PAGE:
Weekly Web Harvest (weekly)

  • Need to give this a try.

    tags: wordpress plugin journalism longform weekly

  • So many things . . .

    “Attendees at any of Chappelle’s 13 sold-out Thalia Hall performances will be greeted by staffers handing out gray smartphone sleeves, available in three sizes. They are then instructed to place their phones inside the sleeves and fasten them, at which point they are welcome to carry them inside the venue.

    As soon as they enter the “no-phone zone,” however, the pouches will have locked shut via wireless signal,”

    ” And the service, which is already being employed by various schools around the country, can easily extend to other sensitive entertainment events “

    tags: weekly phone culture education socialmedia

  • “To reach their conclusions, the authors conducted a series of studies in which they presented participants with sentences that had recognizable English syntax but were simply a series of randomly organized buzzwords. Examples of these pseudo-profound statements include “Hidden meaning transforms unparalleled abstract beauty,” a totally meaningless sentence that appears to be profound because it uses buzzwords like “hidden” and “transforms” and “abstract” and “beauty.” Indeed, rearranging the same words can yield a similarly pseudo-profound statement: “Abstract meaning transforms unparalleled hidden beauty.”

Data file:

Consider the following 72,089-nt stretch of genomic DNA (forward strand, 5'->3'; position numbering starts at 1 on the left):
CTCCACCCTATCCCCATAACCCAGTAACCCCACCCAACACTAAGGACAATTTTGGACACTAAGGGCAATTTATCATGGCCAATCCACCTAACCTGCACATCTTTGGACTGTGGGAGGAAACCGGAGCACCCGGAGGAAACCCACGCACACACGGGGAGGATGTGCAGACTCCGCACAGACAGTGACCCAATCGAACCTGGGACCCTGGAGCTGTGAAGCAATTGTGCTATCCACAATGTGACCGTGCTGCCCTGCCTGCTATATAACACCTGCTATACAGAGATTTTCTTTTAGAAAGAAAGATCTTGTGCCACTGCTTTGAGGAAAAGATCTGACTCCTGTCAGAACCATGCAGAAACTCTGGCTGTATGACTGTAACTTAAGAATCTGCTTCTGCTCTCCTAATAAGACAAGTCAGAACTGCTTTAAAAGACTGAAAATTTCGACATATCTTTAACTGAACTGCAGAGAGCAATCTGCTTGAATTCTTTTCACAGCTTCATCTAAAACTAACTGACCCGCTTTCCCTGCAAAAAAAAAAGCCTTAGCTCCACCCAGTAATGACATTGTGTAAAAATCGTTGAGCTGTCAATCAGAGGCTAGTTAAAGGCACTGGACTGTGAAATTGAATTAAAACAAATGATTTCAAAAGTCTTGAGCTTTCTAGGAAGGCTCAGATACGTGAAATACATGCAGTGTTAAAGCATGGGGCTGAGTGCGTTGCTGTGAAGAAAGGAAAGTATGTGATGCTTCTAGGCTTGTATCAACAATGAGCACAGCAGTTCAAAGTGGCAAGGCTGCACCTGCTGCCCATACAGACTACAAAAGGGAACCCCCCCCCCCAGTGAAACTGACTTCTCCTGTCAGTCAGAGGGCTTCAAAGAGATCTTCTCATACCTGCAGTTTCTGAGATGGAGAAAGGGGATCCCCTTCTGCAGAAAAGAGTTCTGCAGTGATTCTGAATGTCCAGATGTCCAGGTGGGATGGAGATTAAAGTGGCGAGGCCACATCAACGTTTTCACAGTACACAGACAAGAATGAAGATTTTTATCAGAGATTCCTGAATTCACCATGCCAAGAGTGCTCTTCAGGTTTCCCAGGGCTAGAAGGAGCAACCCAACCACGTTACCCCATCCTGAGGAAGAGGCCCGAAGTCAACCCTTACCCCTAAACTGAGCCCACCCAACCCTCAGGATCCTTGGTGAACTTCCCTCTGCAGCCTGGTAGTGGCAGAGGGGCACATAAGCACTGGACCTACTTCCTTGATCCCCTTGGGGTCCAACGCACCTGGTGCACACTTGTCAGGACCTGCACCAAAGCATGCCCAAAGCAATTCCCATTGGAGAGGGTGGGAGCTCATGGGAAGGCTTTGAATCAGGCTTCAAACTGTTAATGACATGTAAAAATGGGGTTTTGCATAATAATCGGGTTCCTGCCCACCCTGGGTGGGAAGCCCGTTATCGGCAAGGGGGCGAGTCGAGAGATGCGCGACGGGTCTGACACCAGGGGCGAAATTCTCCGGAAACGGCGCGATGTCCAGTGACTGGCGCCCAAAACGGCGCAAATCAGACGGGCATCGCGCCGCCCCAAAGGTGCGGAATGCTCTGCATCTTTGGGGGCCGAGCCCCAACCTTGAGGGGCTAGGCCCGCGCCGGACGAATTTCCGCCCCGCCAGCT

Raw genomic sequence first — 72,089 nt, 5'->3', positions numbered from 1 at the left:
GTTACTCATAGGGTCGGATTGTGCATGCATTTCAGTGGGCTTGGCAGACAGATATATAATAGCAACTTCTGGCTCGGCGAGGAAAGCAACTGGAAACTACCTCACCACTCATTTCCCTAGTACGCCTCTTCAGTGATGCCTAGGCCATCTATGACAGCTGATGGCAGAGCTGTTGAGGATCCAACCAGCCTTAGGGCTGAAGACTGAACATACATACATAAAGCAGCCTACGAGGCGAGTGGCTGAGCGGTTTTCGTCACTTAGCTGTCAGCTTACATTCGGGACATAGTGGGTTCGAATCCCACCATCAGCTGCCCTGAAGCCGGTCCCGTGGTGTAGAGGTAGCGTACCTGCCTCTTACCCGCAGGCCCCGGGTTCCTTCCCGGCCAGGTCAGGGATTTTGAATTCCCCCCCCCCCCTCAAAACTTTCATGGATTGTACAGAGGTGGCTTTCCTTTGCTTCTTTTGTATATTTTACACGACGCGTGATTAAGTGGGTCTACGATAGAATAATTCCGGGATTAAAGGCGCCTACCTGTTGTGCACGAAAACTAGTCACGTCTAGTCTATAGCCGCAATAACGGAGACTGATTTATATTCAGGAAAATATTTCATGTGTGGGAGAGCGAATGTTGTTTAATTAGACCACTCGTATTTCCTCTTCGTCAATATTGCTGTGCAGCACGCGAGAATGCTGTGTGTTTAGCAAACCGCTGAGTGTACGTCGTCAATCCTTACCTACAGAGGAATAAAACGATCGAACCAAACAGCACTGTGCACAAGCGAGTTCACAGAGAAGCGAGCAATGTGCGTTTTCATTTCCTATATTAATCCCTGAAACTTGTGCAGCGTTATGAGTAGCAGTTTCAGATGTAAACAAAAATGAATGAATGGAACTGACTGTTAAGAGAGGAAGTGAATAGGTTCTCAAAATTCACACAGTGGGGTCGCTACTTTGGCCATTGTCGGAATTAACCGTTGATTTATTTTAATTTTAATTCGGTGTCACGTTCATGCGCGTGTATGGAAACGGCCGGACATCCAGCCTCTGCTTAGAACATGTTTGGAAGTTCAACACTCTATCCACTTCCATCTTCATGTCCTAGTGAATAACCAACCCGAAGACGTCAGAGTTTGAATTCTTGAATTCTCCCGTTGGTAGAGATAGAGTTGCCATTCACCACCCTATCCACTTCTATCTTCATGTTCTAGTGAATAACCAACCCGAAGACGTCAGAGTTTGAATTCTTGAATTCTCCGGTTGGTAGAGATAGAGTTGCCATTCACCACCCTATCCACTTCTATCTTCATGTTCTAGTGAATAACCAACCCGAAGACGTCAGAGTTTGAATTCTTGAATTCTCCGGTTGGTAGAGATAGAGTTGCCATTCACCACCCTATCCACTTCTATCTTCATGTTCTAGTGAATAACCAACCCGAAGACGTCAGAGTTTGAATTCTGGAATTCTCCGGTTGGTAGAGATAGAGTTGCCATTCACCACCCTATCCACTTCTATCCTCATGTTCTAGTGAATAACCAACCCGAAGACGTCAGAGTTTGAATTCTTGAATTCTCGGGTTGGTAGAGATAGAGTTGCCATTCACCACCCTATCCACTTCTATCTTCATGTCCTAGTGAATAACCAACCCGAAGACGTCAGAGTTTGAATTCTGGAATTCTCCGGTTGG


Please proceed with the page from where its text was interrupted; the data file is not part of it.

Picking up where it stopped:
For real-world examples, the authors turned to Twitter, which they describe as “particularly conducive to the promulgation” of BS because of its 140-character limit. As their example of choice, they sought out Deepak Chopra’s tweets, for reasons that should be obvious. If they aren’t, here’s a sample Chopra tweet: “Attention and intention are the mechanics of manifestation.””

    tags: research weekly bullshit twitter English tweet

  • “The number of journal articles published has climbed from 13,000 50 years ago to 72,000 today, even as overall readership has declined. In his new book “Higher Education in America,” former Harvard president Derek Bok notes that 98 percent of articles published in the arts and humanities are never cited by another researcher. In social sciences, it is 75 percent. Even in the hard sciences, where 25 percent of articles are never cited, the average number of citations is between one and two.”

    tags: research weekly he

Posted from Diigo. The rest of my favorite links are here.

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